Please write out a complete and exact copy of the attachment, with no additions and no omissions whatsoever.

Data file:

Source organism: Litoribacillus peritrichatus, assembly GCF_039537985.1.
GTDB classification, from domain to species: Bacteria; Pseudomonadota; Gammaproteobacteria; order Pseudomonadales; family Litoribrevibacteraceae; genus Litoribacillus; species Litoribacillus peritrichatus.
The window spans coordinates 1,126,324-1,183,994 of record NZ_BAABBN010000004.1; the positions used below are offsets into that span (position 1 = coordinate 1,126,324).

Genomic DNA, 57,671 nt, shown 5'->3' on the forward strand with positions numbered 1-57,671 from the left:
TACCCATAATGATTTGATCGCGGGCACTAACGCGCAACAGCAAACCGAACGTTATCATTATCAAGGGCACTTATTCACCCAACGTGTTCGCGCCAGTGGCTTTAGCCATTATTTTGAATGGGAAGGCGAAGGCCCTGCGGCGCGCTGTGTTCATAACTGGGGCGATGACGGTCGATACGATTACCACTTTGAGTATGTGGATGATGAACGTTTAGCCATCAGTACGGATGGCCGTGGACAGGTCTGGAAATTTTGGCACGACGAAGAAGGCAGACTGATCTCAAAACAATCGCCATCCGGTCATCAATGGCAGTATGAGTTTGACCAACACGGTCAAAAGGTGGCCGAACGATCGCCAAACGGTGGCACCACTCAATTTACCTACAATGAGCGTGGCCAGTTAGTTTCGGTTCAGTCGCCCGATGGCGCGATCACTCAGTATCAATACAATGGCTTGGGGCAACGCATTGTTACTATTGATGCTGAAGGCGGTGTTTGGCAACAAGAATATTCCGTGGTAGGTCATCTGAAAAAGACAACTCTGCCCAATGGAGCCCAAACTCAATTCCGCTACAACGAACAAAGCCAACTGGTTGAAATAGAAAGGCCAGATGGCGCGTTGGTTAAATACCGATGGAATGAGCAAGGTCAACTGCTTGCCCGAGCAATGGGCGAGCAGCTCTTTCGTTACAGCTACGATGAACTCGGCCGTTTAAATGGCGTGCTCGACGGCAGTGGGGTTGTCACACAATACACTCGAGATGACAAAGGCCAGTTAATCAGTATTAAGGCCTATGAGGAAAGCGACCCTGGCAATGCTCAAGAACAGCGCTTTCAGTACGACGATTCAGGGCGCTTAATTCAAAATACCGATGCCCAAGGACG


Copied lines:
Source organism: Litoribacillus peritrichatus, assembly GCF_039537985.1.
GTDB classification, from domain to species: Bacteria; Pseudomonadota; Gammaproteobacteria; order Pseudomonadales; family Litoribrevibacteraceae; genus Litoribacillus; species Litoribacillus peritrichatus.
The window spans coordinates 1,126,324-1,183,994 of record NZ_BAABBN010000004.1; the positions used below are offsets into that span (position 1 = coordinate 1,126,324).

Genomic DNA, 57,671 nt, shown 5'->3' on the forward strand with positions numbered 1-57,671 from the left:
TACCCATAATGATTTGATCGCGGGCACTAACGCGCAACAGCAAACCGAACGTTATCATTATCAAGGGCACTTATTCACCCAACGTGTTCGCGCCAGTGGCTTTAGCCATTATTTTGAATGGGAAGGCGAAGGCCCTGCGGCGCGCTGTGTTCATAACTGGGGCGATGACGGTCGATACGATTACCACTTTGAGTATGTGGATGATGAACGTTTAGCCATCAGTACGGATGGCCGTGGACAGGTCTGGAAATTTTGGCACGACGAAGAAGGCAGACTGATCTCAAAACAATCGCCATCCGGTCATCAATGGCAGTATGAGTTTGACCAACACGGTCAAAAGGTGGCCGAACGATCGCCAAACGGTGGCACCACTCAATTTACCTACAATGAGCGTGGCCAGTTAGTTTCGGTTCAGTCGCCCGATGGCGCGATCACTCAGTATCAATACAATGGCTTGGGGCAACGCATTGTTACTATTGATGCTGAAGGCGGTGTTTGGCAACAAGAATATTCCGTGGTAGGTCATCTGAAAAAGACAACTCTGCCCAATGGAGCCCAAACTCAATTCCGCTACAACGAACAAAGCCAACTGGTTGAAATAGAAAGGCCAGATGGCGCGTTGGTTAAATACCGATGGAATGAGCAAGGTCAACTGCTTGCCCGAGCAATGGGCGAGCAGCTCTTTCGTTACAGCTACGATGAACTCGGCCGTTTAAATGGCGTGCTCGACGGCAGTGGGGTTGTCACACAATACACTCGAGATGACAAAGGCCAGTTAATCAGTATTAAGGCCTATGAGGAAAGCGACCCTGGCAATGCTCAAGAACAGCGCTTTCAGTACGACGATTCAGGGCGCTTAATTCAAAATACCGATGCCCAAGGACG